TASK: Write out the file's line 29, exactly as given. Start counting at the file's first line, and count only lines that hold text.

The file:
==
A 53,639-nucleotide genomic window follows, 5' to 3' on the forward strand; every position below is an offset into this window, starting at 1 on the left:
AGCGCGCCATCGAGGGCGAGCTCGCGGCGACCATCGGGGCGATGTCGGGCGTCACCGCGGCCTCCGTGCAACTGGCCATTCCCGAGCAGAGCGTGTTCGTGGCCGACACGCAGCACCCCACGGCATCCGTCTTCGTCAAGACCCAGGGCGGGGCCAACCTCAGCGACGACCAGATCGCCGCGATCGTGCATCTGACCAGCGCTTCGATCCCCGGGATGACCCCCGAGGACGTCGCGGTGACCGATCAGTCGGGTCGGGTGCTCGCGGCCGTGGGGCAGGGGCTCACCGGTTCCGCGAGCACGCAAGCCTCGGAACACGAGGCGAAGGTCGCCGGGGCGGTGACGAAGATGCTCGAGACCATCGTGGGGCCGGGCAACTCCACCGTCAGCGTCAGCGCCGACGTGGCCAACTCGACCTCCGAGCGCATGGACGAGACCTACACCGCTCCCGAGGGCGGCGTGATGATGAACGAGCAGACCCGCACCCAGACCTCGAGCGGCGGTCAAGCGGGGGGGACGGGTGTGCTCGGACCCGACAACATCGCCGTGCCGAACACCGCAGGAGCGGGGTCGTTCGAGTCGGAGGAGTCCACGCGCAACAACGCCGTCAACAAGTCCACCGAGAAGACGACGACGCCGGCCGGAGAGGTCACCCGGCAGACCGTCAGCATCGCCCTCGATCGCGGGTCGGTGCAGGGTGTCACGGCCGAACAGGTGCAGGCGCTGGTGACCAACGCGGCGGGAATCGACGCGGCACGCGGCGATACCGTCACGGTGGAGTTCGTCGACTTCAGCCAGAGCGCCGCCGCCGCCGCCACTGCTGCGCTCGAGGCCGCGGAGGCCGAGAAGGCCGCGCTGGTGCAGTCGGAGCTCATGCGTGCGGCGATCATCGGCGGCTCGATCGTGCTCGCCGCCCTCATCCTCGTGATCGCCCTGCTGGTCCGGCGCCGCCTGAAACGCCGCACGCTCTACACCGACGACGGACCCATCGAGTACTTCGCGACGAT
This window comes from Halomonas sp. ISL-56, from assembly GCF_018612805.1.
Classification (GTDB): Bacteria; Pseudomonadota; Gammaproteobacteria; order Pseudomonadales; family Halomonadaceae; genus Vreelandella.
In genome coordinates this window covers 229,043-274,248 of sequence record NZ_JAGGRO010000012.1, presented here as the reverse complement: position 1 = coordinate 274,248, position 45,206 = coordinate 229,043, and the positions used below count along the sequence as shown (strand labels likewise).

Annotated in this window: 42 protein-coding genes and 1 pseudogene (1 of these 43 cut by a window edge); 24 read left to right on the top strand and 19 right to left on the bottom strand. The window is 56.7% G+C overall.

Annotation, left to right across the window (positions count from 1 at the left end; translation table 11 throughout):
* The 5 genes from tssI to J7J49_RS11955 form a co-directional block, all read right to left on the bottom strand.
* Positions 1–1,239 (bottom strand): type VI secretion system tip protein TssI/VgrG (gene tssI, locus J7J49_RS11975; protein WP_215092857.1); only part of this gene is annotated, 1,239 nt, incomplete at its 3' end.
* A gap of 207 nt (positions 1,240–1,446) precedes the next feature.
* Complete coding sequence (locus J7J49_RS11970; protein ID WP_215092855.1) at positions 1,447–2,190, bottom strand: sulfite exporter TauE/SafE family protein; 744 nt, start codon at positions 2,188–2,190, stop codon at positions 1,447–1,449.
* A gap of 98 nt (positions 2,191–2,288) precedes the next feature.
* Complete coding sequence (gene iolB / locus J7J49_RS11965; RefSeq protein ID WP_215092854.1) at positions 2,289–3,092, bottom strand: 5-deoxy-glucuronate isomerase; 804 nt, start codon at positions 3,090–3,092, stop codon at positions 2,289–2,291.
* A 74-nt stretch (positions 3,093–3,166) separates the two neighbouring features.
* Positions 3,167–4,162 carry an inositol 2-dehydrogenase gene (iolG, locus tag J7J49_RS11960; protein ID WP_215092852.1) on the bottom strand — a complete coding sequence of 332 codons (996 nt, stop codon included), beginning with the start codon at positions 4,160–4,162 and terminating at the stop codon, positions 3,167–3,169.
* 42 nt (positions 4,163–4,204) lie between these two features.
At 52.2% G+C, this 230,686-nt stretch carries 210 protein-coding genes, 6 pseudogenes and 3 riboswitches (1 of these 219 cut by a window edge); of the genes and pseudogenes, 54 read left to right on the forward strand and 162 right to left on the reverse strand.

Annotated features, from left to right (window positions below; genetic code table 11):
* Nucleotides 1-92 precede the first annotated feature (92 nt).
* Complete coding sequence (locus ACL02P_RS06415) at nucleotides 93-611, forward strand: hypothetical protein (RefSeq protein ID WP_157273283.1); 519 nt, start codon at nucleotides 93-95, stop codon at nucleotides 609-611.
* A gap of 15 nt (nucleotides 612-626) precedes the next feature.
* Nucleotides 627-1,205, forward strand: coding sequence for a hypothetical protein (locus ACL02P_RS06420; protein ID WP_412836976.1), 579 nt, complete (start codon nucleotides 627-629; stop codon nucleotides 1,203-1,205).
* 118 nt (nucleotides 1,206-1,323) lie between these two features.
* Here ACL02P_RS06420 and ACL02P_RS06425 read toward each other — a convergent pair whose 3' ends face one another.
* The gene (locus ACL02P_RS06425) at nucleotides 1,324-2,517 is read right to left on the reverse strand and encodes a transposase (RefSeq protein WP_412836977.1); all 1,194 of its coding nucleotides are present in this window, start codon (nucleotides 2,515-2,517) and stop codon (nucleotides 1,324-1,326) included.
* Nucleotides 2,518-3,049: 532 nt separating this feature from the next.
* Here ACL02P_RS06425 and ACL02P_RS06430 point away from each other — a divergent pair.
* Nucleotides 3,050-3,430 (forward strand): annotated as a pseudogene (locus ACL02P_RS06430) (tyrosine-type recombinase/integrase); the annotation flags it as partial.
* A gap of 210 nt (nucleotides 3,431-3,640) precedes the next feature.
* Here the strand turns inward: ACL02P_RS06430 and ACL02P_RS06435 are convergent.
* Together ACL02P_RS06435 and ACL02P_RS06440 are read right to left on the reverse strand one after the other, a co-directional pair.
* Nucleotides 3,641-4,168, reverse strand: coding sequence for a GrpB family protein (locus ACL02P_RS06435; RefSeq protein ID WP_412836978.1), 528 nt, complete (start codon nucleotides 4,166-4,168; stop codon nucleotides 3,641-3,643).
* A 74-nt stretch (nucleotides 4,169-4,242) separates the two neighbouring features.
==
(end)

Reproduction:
* A gap of 210 nt (nucleotides 3,431-3,640) precedes the next feature.